Is Stonehenge a religious ground? There has been much controversies about the actual uses of the Stonehenge. It is suggested that the Stonehenge was used as a religious temple. However, the Druids are believed to have built the massive structure and the druidic religion was much more likely to conduct their ceremonies in groves of trees, rather than in a man made structure. Whether or not the Stonehenge was surrounded by woods before remain doubtful. However, if Stonehenge was an temple, it would be a really unique one since it was oriented to the summer solstice sunrise in the Northeast where all other Temples throughout the world were built orientated to the eastern equinoctial sunrise. 


(A) Religious Ground for the modern Druids

In fact, the modern Druids still celebrates their ritual at the Stonehenge as evident in the photo below.

(B) Temple for Fertility Rituals

According Professor G. T. Meaden, Oxford physicist and antiquarian, the third stage of Stonehenge may have been constructed to celebrate the annual marriage of the Great Goddess and the Sky god. The consummation of the celestial marriage was ritually acted out by the interplay of light and shade among the standing stones.

According to Meaden's theory, the horseshoe arrangement of the inner-sanctum stones represented the womb of the Mother Goddess. In order to reach it, the rays of the sun at midsummer solstice had to pass the Heal Stone. Immediately after an unobstructed sunrise, the Heel Stone eclipsed the sun, forming a shadow representing the phallus of the Sky god. The long shadow entered the central archway of the main sarsen ring and eventually reached the Altar Stone. The retreat of the shadow represents the withdrawal.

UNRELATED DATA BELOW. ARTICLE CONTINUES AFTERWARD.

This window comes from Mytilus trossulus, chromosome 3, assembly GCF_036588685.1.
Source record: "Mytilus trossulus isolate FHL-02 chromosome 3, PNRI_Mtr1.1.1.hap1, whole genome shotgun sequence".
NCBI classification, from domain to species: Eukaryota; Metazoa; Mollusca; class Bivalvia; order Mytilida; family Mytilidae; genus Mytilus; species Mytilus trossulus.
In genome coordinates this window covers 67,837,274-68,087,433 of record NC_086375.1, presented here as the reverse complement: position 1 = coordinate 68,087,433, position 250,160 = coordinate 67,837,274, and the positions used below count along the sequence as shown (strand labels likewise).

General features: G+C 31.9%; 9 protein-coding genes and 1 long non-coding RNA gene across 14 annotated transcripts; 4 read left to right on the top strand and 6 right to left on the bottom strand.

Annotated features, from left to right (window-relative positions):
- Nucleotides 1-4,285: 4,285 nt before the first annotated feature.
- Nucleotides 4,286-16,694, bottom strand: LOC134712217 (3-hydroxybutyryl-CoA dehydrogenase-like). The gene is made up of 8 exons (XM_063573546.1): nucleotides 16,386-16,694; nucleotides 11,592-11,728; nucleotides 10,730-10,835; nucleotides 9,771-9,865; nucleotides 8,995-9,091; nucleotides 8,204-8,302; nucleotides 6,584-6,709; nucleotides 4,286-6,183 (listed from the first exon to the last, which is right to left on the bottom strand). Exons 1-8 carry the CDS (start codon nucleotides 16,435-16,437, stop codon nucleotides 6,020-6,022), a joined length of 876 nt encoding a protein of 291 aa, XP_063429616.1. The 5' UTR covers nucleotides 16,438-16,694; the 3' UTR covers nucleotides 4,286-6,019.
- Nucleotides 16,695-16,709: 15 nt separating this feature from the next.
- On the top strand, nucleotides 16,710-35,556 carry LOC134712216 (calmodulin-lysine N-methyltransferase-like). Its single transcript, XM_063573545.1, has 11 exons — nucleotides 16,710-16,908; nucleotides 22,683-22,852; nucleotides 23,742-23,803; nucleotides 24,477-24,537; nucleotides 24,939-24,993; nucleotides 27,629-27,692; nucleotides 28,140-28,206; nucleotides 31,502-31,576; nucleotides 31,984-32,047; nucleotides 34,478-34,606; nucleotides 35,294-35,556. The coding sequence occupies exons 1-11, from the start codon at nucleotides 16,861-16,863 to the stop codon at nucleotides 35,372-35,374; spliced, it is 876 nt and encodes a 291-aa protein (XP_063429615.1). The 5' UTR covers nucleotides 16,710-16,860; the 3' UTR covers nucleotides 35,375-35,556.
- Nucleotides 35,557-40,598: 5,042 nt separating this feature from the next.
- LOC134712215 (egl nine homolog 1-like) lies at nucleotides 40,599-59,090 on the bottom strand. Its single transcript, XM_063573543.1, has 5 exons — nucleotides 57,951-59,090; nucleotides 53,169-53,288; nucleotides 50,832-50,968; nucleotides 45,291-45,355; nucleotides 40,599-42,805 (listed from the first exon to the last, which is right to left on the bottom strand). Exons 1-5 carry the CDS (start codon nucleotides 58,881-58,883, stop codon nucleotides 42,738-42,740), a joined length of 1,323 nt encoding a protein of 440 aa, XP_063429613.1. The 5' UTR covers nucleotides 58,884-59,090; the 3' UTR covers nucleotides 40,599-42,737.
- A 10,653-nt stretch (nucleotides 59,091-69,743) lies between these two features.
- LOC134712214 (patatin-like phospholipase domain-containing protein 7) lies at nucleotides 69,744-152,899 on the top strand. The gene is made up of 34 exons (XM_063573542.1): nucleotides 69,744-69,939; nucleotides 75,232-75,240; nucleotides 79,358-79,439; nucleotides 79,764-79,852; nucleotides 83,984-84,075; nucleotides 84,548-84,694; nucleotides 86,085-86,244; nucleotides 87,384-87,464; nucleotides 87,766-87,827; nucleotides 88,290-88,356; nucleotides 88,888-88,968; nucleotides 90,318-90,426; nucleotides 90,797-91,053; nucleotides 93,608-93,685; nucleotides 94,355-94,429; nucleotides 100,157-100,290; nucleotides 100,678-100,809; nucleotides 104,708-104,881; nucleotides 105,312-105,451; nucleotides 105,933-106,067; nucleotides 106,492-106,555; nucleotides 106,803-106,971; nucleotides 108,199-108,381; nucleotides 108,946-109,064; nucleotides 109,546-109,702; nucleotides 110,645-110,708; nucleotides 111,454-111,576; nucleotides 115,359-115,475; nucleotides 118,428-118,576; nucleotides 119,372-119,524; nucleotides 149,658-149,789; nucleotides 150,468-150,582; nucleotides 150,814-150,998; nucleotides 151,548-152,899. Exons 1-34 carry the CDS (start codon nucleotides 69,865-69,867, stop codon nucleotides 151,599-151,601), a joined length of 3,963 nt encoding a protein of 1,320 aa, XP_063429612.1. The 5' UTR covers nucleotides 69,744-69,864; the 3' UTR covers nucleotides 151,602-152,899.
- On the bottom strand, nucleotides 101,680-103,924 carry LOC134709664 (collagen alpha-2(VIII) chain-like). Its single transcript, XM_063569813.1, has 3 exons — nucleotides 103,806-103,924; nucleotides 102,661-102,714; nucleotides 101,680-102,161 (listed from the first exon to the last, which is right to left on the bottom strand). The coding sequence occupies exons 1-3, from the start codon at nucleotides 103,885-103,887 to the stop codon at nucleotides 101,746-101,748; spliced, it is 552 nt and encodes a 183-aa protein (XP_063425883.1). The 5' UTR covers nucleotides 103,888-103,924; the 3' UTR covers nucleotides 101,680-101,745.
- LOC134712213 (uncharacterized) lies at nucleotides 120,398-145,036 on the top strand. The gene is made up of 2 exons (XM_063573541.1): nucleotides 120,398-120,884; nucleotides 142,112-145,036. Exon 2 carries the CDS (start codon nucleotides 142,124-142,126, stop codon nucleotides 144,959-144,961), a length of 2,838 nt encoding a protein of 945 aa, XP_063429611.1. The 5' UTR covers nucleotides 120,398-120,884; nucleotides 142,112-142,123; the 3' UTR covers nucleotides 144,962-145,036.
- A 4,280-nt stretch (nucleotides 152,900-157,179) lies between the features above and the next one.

It is the marriage of Sun and Earth, of God and Goddess, of Sky Father and Earth Mother

The shadow effect completes the consummation of the Marriage of the Gods that the sun's light had begun.

Meaden's theory is based on evidence that many primitive and ancient were goddess oriented.  The concept was she that conceived from a god. Her perpetual conception symbolized the renewal of the earth, and promoted a sense of security. This implies that the Stonehenge was once used primarily as a temple to celebrate this fertility rituals.

(C) Monument to Worship the Serpent

British antiquarian Dr. William Stukeley, who in 1740 was the first to note the summer solstice alignment at Stonehenge, advanced the notion that the monument was built by Druids to worship the serpent. He claimed that Stonehenge and similar stone circles had been serpent temples, which he called "Dracontia." Recall that the key to eclipses is the position of the lunar nodes. The length of time for the Moon to return to a node (about 27.2 days) astronomers call the draconic month. (Draco is the Latin word for "serpent" or "dragon") Perhaps the mythical serpents of Stonehenge and the legendary dragon that eats the Sun are symbols of the same thing: the invisible presence in time and space that eclipses the Sun and the Moon.

(D) Great Temple complex of Avebury

Recent archaeological evidence has shown that this sacred site in Wiltshire, now known as Stonehenge, has existed for more than 10,000 years. In early times it would have been hidden within the surrounding forest and only accessible from the river. Later it became part of the Great Temple complex of Avebury which was probably abandoned in about 1,000 A.D.

All ancient temples in the British Isles were circular and sacred to the Goddess.


(E) Temple of Apollo

"in an island in the seas to the north of Celtic Gaul...a magnificent sacred precinct of Apollo and a notable temple which is adorned with many votive offerings and is spherical in shape"

          -- quotes from the Journal of Pytheas' Travel

The author of the journal of Pytheas' travels suggested that the Stonehenge was a temple to the god Apollo on the British Isles

(F) Ritual Sites for the Giver of Life - SUN

During the ancient days, Midwinter was an important day to celebrate in respect to the Sun, giver of life. In December, the length of a day would get shorter, and the shortest would be a few days before the Winter Solstice ( around 21st December ) before the day starts to lengthen again. The sun has been ‘weakening’ every day before the Winter Solstice and it is sometime near the Winter Solstice when the sun "grows stronger". This was celebrated at the Stonehenge in the olden days.